Although Abita Springs is located just a few miles off the busy I12 highway, it’s only relatively recently that this town of 2,600 inhabitants has started to once again attract curious travellers. Much of this attention is the result of renewed interest in Abita Springs’ artesian waters. First discovered to contain minerals with medicinal qualities back in the 1880s, the community experienced a mini-boom as a place of rest and recuperation for patients from across the southern states.
After a period of decline, the town’s back on the radar, thanks in part to a resurgence in “real beer” made with – you guessed it – fresh spring water. Opened in 1986, Abita Brewery, along with the fascinating Abita Springs Trailhead Museum, make for an excellent excuse to explore the area.
Cameron’s position overlooking the Gulf of Mexico near the state border with Texas makes this small Louisiana community a great place to visit for a beach vacation. During the summer the town’s resident population of just over 200 people swells substantially with the arrival of tourists on the lookout for somewhere to lay their beach towel. Thankfully, however, its relatively remote location means it never gets too busy.
Cameron’s location on the 180-mile Creole Nature Trail is another plus. Add to this its miles of untouched beaches, endless marshlands, and an abundance of wildlife, and you’ll agree this hidden gem is a must-include on any off-the-beaten-path Louisiana road trip.
An easy 30-minute drive south of Lafayette and you’ll find yourself in the pleasant fishing town of Delcambre. Well-known for its shrimp fishing, this picture-perfect coastal community in Louisiana celebrates its deep connection to the sea with its annual Shrimp Festival. This popular event draws crowds from across the state and celebrates the hard work of local fishers and the importance of the industry to the local economy.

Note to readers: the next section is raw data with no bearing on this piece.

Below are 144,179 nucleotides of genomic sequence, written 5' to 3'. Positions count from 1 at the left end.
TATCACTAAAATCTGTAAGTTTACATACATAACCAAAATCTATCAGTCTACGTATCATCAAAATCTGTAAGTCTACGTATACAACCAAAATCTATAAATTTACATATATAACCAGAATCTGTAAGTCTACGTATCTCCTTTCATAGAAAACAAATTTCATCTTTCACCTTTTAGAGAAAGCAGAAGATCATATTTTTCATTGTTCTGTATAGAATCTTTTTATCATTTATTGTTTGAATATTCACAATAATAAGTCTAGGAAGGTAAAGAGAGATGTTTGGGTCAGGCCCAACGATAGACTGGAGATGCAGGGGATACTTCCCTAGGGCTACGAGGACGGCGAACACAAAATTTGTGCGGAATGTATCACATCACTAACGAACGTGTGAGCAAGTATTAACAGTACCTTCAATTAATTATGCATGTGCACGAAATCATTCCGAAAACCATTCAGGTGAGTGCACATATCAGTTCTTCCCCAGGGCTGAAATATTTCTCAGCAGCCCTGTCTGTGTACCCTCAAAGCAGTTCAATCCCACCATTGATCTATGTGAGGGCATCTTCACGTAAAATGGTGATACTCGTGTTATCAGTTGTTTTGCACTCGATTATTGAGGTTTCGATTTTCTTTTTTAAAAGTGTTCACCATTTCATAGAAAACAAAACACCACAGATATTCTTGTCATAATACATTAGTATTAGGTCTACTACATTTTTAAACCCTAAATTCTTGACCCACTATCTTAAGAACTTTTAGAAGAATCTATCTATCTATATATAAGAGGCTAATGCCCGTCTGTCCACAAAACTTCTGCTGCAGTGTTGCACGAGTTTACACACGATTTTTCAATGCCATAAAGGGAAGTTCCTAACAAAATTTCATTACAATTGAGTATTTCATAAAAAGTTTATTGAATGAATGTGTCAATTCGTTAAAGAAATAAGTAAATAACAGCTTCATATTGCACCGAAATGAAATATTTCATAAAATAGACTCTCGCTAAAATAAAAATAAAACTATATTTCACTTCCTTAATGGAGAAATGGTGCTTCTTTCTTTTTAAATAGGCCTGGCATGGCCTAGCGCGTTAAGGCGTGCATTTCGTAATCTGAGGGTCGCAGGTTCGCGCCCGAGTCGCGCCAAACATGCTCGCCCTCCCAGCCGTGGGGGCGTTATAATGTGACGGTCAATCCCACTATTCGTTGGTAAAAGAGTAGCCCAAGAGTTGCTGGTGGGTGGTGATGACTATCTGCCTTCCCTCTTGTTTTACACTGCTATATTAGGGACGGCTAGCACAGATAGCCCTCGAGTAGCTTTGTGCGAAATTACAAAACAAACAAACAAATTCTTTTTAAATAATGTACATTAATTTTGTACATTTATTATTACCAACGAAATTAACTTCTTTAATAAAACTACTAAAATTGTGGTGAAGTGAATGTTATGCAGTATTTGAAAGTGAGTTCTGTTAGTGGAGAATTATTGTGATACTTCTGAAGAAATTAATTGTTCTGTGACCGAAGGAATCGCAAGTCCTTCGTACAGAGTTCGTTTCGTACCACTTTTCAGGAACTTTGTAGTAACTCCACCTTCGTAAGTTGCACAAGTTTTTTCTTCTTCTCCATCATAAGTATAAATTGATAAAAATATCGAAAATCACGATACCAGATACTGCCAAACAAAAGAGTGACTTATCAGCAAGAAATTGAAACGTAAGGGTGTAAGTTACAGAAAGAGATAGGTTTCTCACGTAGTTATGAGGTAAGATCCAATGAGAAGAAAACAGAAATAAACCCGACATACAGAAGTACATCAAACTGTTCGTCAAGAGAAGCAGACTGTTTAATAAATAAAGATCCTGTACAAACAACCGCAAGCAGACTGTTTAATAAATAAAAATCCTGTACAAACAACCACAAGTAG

Can’t make it for festival time? No worries. The town's seafood market enables visitors to buy seafood straight off boats at any time of year.
Located in Webster Parish in Northern Louisiana, Minden is all too easy to miss as you scoot along the I20 between Shreveport and Jackson, Mississippi. But if you do stop, especially around the festive season, you’ll find visiting is well worthwhile. Founded in
1835 by a German immigrant, the town was meticulously laid out in the shape of a parallelogram and given the name of his ancestral home back in Germany. Little surprise, then, that this deep connection to old Europe lives on in Minden’s architecture and its cultural activities. Topping the list is its annual Christmas festival, a tradition since 1926 that owes its toots to traditional German Christmas markets.
You can’t get much more remote than Louisiana's barrier island gem, Grand Isle. Located on a beautiful barrier island overlooking the Gulf of Mexico, the two-hour drive from downtown New Orleans is certainly worth the effort. Though really more of a collection of holiday trailers, RVs, and beach cottages, Grand Isle is perfect for beachgoers and fishers.
While a little more crowded in the summer months than some of the other destinations on this list, you’ll have the place pretty much to yourself in the off seasons, a fact known to birdwatchers hoping to catch spring and fall migrations.
The Final Word
As much fun as it is exploring better-known tourist destinations in Louisiana like New Orleans and Baton Rouge, spending time exploring the state’s up-and-coming tourist destinations can be extremely rewarding. These nine off-the-beaten-path Louisiana towns are simply brimming with character and are a testament to the Pelican State’s diverse landscape and rich cultural heritage.